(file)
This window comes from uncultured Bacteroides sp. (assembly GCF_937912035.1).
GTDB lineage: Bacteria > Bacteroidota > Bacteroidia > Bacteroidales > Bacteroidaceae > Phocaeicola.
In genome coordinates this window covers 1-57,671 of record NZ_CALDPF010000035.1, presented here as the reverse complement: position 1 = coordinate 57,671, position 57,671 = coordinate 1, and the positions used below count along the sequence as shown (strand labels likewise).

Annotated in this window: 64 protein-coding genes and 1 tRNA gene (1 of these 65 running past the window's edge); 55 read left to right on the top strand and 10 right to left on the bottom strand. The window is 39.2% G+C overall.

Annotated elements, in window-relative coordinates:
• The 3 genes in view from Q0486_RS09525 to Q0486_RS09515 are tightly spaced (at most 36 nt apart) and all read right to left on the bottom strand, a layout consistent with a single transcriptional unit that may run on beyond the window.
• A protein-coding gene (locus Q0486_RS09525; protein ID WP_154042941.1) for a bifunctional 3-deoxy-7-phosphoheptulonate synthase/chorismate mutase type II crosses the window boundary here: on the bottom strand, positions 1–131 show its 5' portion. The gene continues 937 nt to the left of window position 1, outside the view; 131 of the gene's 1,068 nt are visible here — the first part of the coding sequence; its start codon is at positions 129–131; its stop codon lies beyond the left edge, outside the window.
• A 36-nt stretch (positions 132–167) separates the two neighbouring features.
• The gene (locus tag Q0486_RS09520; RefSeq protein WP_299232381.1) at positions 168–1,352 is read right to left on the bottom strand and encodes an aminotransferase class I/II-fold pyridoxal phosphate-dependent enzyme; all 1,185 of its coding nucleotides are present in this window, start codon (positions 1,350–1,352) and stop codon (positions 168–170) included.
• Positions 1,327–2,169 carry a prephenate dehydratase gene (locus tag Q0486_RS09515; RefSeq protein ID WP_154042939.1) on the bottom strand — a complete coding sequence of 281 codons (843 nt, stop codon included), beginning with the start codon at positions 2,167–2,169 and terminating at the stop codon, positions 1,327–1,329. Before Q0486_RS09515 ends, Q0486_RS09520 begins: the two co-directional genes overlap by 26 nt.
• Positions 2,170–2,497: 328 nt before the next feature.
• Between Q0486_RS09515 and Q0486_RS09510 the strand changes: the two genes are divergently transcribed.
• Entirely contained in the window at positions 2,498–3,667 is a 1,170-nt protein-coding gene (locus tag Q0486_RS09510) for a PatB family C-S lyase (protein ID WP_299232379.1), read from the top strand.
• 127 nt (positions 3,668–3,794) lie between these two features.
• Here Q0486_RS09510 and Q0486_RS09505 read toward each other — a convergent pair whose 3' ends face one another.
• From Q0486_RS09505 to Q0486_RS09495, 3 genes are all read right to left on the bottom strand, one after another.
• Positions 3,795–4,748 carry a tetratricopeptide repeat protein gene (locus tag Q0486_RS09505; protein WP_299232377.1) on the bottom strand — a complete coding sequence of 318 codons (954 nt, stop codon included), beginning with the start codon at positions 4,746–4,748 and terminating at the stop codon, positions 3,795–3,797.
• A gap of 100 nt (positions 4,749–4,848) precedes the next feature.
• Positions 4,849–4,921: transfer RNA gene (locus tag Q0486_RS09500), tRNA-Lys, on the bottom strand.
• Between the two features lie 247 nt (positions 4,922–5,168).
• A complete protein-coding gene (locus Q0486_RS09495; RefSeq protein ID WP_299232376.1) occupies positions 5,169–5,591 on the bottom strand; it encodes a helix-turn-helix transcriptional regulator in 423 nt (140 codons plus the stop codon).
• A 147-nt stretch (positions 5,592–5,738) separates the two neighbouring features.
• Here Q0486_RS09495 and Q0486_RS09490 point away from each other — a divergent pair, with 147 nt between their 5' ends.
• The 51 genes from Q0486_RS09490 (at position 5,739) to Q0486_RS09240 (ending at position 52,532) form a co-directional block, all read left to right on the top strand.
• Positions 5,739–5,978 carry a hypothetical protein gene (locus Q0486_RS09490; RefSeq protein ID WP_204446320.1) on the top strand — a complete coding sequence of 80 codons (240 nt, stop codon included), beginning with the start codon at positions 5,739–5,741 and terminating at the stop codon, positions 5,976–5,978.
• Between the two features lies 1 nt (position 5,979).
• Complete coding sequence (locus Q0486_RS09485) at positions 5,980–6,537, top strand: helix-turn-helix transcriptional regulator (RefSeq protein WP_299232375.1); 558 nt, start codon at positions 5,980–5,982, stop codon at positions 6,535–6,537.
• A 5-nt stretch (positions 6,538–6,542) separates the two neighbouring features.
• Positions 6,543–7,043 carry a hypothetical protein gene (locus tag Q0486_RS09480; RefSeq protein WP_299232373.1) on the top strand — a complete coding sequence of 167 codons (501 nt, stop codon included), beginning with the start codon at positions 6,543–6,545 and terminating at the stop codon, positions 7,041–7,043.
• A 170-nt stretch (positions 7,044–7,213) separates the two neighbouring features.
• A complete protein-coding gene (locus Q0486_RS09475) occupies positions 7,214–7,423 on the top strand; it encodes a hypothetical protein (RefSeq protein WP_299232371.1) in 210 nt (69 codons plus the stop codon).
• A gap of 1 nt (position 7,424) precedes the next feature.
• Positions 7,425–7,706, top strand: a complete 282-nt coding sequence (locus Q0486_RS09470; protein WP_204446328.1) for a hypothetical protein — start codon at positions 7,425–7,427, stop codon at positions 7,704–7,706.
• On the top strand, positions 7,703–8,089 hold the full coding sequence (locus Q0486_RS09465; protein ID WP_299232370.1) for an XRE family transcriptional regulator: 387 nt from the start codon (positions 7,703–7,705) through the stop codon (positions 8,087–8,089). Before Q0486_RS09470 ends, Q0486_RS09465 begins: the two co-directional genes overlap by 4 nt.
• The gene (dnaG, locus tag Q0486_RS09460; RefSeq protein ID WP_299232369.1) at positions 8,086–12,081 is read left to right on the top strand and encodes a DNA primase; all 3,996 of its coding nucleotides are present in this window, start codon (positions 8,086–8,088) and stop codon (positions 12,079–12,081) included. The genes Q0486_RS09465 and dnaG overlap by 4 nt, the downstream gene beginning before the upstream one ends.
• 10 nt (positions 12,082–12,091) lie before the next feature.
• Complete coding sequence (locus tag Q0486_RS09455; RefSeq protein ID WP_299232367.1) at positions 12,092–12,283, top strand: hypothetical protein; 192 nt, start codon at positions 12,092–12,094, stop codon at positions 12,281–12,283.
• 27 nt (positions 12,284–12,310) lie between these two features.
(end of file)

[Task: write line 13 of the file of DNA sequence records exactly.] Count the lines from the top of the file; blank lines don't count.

• Entirely contained in the window at positions 2,498–3,667 is a 1,170-nt protein-coding gene (locus tag Q0486_RS09510) for a PatB family C-S lyase (protein ID WP_299232379.1), read from the top strand.